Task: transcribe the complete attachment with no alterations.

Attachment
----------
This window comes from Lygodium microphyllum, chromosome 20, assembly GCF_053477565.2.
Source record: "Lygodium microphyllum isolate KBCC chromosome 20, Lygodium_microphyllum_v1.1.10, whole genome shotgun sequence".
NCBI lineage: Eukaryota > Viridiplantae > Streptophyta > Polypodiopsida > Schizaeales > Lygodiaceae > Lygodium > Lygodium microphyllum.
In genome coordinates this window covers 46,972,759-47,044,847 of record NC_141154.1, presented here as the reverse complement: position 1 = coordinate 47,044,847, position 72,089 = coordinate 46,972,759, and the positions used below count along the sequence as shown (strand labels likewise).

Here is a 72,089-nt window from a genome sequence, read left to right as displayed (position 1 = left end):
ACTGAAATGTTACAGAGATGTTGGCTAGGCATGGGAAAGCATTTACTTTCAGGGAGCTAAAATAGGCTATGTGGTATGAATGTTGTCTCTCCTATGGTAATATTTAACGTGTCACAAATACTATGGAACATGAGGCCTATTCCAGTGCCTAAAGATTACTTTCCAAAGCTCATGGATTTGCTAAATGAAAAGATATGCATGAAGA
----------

This window comes from Lygodium microphyllum, chromosome 20, assembly GCF_053477565.2.
Source record: "Lygodium microphyllum isolate KBCC chromosome 20, Lygodium_microphyllum_v1.1.10, whole genome shotgun sequence".
NCBI lineage: Eukaryota > Viridiplantae > Streptophyta > Polypodiopsida > Schizaeales > Lygodiaceae > Lygodium > Lygodium microphyllum.
In genome coordinates this window covers 46,972,759-47,044,847 of record NC_141154.1, presented here as the reverse complement: position 1 = coordinate 47,044,847, position 72,089 = coordinate 46,972,759, and the positions used below count along the sequence as shown (strand labels likewise).

Here is a 72,089-nt window from a genome sequence, read left to right as displayed (position 1 = left end):
ACTGAAATGTTACAGAGATGTTGGCTAGGCATGGGAAAGCATTTACTTTCAGGGAGCTAAAATAGGCTATGTGGTATGAATGTTGTCTCTCCTATGGTAATATTTAACGTGTCACAAATACTATGGAACATGAGGCCTATTCCAGTGCCTAAAGATTACTTTCCAAAGCTCATGGATTTGCTAAATGAAAAGATATGCATGAAGA